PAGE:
Court records: Top tuna execs rigged prices
Executives of the most popular tuna brands in the U.S. — Chicken of the Sea, Bumble Bee and StarKist — conspired regularly to keep prices high for consumers with a taste for one of America’s favorite sandwich ingredients, according to criminal and civil court records updated this week.
A typical can of tuna today costs about $1.50 and the U.S. Department of Justice says that price may be the result of price fixing by Thai, South Korean and U.S. seafood dealers, while major retailers are suing alleging they’ve been ripped off.
The U.S. government began investigating criminal price fixing between the three companies more than two years ago.
Together the companies supply about 80 percent of the $1.7 billion of canned tuna sold annually in the United States, according to the court records.
Following up, Wal-Mart and other top retailers filed civil lawsuits.
Those cases were updated this week with an appendix first reported by Undercurrent News that singles out dozens of tuna executives, roping in some of the wealthiest businessmen in Thailand, where Chicken of the Sea’s parent company, Thai Union, is based.
“Thai Union does not comment on ongoing legal matters,” the company said in a statement. The other firms did not respond immediately for requests for comment.
The litigation describes regular phone calls and meetings where executives agreed that all three companies would “raise prices.” They also agreed to “limit promotions and packaged tuna that undercut their published pricing,” according to court records.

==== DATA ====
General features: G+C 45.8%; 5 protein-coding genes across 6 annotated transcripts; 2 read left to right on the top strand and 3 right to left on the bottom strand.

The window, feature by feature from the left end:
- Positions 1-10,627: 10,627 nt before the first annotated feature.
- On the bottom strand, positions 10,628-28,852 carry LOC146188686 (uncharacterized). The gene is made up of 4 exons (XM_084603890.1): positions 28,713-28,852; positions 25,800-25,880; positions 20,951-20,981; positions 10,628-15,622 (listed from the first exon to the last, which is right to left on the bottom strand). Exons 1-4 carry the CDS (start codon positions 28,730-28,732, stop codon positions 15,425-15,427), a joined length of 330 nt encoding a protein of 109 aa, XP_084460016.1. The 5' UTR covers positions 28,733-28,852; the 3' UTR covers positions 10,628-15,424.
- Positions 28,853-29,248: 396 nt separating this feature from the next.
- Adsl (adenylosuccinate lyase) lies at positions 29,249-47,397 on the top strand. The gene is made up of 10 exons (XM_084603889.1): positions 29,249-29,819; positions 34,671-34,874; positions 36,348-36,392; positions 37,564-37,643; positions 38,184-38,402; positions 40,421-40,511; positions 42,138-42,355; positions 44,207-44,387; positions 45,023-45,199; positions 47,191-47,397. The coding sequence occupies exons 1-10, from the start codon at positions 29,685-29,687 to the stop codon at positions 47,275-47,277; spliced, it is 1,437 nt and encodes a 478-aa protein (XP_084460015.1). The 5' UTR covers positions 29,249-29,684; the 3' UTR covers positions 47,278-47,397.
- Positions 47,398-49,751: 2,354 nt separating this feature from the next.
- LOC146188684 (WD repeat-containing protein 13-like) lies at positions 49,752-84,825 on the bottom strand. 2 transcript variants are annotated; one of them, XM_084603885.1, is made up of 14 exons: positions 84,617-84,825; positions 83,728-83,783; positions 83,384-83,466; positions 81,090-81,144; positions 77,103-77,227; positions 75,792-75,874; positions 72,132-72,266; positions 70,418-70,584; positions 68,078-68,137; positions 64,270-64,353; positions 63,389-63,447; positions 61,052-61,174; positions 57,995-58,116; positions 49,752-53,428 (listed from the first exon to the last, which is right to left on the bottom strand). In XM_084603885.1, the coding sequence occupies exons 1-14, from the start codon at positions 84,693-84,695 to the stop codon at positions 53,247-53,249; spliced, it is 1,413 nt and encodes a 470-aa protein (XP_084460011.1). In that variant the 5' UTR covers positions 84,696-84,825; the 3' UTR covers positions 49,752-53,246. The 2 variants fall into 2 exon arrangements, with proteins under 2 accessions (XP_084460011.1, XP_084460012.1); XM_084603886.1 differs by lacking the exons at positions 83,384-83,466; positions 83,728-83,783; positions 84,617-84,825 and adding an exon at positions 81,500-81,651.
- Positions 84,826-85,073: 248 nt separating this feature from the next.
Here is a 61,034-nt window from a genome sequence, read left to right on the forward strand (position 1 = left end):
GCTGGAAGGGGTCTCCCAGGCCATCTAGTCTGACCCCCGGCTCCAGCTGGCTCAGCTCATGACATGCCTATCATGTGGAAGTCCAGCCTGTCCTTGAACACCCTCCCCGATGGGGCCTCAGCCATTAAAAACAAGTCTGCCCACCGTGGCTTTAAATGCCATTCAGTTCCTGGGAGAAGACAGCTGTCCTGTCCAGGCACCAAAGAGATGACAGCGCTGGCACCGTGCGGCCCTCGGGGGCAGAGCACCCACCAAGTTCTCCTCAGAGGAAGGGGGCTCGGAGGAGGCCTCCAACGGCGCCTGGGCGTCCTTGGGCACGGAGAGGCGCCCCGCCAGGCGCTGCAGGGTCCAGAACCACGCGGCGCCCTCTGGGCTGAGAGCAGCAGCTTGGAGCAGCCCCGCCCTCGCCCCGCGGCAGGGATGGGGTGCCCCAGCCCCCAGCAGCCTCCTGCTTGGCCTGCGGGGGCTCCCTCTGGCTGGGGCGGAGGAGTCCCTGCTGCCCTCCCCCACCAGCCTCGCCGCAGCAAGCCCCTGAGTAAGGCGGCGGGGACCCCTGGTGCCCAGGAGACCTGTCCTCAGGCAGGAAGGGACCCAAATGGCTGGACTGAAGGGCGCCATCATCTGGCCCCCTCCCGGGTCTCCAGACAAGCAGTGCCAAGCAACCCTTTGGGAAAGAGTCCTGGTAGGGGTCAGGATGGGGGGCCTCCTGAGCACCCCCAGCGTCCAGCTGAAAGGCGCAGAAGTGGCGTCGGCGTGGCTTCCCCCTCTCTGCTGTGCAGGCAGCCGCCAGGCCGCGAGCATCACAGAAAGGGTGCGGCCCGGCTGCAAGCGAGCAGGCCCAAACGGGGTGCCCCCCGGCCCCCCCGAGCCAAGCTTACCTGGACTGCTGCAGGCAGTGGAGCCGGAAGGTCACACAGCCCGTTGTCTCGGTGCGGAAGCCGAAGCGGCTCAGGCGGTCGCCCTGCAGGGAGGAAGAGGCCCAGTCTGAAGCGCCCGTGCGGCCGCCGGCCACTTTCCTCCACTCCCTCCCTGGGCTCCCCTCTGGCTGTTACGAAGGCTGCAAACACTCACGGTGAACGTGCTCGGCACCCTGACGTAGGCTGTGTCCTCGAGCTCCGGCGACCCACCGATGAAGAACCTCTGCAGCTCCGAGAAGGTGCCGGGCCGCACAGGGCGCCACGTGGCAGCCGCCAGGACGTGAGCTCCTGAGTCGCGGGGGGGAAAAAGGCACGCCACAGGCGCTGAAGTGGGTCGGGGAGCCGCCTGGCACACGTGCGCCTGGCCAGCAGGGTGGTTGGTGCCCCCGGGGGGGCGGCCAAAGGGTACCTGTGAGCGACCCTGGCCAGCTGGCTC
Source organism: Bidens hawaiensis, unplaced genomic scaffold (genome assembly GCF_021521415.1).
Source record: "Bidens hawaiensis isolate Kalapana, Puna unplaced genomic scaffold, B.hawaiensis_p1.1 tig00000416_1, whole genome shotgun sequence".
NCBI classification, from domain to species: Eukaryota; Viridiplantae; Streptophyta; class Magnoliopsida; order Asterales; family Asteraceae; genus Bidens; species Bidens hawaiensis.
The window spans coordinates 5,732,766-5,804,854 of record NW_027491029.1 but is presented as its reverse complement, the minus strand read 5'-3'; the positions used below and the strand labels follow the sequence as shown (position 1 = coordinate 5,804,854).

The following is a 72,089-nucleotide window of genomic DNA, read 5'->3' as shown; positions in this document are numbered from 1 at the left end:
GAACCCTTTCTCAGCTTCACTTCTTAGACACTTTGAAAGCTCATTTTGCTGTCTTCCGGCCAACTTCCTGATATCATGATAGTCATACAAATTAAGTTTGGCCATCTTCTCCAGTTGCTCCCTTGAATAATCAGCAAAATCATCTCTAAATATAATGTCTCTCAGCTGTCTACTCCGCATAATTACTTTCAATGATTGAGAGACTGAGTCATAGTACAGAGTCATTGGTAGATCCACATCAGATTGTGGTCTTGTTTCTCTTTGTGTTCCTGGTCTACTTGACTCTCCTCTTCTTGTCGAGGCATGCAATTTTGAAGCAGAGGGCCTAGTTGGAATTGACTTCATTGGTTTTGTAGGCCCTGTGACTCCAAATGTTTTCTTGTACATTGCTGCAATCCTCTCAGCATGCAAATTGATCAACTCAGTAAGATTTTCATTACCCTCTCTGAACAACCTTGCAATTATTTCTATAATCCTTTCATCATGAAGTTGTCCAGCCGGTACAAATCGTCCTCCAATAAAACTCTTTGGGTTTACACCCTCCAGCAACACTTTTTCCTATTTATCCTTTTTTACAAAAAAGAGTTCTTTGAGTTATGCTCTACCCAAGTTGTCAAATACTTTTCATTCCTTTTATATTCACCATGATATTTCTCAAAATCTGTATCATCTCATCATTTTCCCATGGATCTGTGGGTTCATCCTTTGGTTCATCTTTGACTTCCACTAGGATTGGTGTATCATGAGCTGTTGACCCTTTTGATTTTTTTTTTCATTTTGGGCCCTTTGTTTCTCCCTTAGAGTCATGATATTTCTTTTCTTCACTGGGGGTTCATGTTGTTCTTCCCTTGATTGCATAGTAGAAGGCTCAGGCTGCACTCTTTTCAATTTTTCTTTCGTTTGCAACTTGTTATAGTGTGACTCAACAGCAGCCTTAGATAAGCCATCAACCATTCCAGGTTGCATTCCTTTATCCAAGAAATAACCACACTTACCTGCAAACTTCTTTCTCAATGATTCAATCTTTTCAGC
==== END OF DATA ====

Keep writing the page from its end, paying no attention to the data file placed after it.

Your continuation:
Thai Union’s president and CEO Thiraphong Chansiri, his father Kraisorn Chansiri and dozens of other Thai and American executives are now identified specifically in the ongoing case. Thai Union owns Chicken of the Sea, Red Lobster and U.S. Pet Nutrition, among other companies. In-Gu Park, acting president of South Korea-based Dongwon Enterprise, which owns StarKist, and Chris Lischewski, president and CEO of San Diego–based BumbleBee also were named in the court records.
Although fewer Americans eat tuna every year, it’s still a mainstay in most kitchens and the country’s favorite fish. Canned tuna was popularized during World War I, when it was a convenient protein for troops, who returned home and continued to ask for it.
Last week in the criminal case in San Francisco, Bumble Bee Foods said it would plead guilty to a felony charge of conspiring to fix the prices of canned and pouched tuna and pay a $25 million fine.
The announcement came after two Bumble Bee executives, senior vice presidents Ken Worsham and Walter Scott Cameron, also pleaded guilty. They agreed to cooperate with authorities in the ongoing investigation and face jail time and fines.
The FBI and Justice Department said their investigation into packaged seafood is aimed at protecting consumers, who deserve competitive prices.